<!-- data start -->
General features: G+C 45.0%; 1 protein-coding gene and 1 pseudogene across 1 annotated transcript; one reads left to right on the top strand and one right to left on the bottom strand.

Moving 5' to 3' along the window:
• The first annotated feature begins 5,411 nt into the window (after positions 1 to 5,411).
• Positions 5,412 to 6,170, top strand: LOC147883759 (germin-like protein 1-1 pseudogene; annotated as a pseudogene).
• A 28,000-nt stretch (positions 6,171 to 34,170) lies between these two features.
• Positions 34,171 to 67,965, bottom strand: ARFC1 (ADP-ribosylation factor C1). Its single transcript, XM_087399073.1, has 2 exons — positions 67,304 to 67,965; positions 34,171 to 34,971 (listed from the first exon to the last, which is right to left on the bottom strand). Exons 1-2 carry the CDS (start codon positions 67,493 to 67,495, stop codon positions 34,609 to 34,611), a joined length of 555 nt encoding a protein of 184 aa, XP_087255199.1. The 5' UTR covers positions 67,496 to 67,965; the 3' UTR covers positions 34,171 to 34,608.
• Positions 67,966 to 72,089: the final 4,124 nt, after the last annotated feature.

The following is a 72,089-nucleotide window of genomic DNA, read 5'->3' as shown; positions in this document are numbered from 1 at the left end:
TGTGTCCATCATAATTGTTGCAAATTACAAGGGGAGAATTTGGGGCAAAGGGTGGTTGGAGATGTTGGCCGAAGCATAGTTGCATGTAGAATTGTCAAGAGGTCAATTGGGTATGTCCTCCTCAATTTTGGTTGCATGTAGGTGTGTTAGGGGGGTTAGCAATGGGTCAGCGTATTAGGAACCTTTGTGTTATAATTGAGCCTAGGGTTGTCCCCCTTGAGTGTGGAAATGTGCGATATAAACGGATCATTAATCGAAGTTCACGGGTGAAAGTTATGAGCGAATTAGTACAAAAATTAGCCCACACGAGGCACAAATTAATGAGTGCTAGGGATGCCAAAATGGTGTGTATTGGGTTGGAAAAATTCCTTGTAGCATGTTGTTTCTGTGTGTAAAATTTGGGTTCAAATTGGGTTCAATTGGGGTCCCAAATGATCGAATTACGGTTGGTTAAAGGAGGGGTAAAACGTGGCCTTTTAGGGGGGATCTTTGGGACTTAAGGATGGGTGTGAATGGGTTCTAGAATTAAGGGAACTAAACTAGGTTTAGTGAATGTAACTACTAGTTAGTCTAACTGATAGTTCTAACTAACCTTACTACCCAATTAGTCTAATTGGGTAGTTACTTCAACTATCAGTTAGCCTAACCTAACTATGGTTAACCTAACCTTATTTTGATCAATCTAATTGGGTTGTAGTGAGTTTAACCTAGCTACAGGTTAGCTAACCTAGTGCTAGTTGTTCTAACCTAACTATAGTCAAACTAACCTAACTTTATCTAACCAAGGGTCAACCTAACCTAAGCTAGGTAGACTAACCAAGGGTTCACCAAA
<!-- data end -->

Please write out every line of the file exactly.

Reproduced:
General features: G+C 45.0%; 1 protein-coding gene and 1 pseudogene across 1 annotated transcript; one reads left to right on the top strand and one right to left on the bottom strand.

Moving 5' to 3' along the window:
• The first annotated feature begins 5,411 nt into the window (after positions 1 to 5,411).
• Positions 5,412 to 6,170, top strand: LOC147883759 (germin-like protein 1-1 pseudogene; annotated as a pseudogene).
• A 28,000-nt stretch (positions 6,171 to 34,170) lies between these two features.
• Positions 34,171 to 67,965, bottom strand: ARFC1 (ADP-ribosylation factor C1). Its single transcript, XM_087399073.1, has 2 exons — positions 67,304 to 67,965; positions 34,171 to 34,971 (listed from the first exon to the last, which is right to left on the bottom strand). Exons 1-2 carry the CDS (start codon positions 67,493 to 67,495, stop codon positions 34,609 to 34,611), a joined length of 555 nt encoding a protein of 184 aa, XP_087255199.1. The 5' UTR covers positions 67,496 to 67,965; the 3' UTR covers positions 34,171 to 34,608.
• Positions 67,966 to 72,089: the final 4,124 nt, after the last annotated feature.

The following is a 72,089-nucleotide window of genomic DNA, read 5'->3' as shown; positions in this document are numbered from 1 at the left end:
TGTGTCCATCATAATTGTTGCAAATTACAAGGGGAGAATTTGGGGCAAAGGGTGGTTGGAGATGTTGGCCGAAGCATAGTTGCATGTAGAATTGTCAAGAGGTCAATTGGGTATGTCCTCCTCAATTTTGGTTGCATGTAGGTGTGTTAGGGGGGTTAGCAATGGGTCAGCGTATTAGGAACCTTTGTGTTATAATTGAGCCTAGGGTTGTCCCCCTTGAGTGTGGAAATGTGCGATATAAACGGATCATTAATCGAAGTTCACGGGTGAAAGTTATGAGCGAATTAGTACAAAAATTAGCCCACACGAGGCACAAATTAATGAGTGCTAGGGATGCCAAAATGGTGTGTATTGGGTTGGAAAAATTCCTTGTAGCATGTTGTTTCTGTGTGTAAAATTTGGGTTCAAATTGGGTTCAATTGGGGTCCCAAATGATCGAATTACGGTTGGTTAAAGGAGGGGTAAAACGTGGCCTTTTAGGGGGGATCTTTGGGACTTAAGGATGGGTGTGAATGGGTTCTAGAATTAAGGGAACTAAACTAGGTTTAGTGAATGTAACTACTAGTTAGTCTAACTGATAGTTCTAACTAACCTTACTACCCAATTAGTCTAATTGGGTAGTTACTTCAACTATCAGTTAGCCTAACCTAACTATGGTTAACCTAACCTTATTTTGATCAATCTAATTGGGTTGTAGTGAGTTTAACCTAGCTACAGGTTAGCTAACCTAGTGCTAGTTGTTCTAACCTAACTATAGTCAAACTAACCTAACTTTATCTAACCAAGGGTCAACCTAACCTAAGCTAGGTAGACTAACCAAGGGTTCACCAAA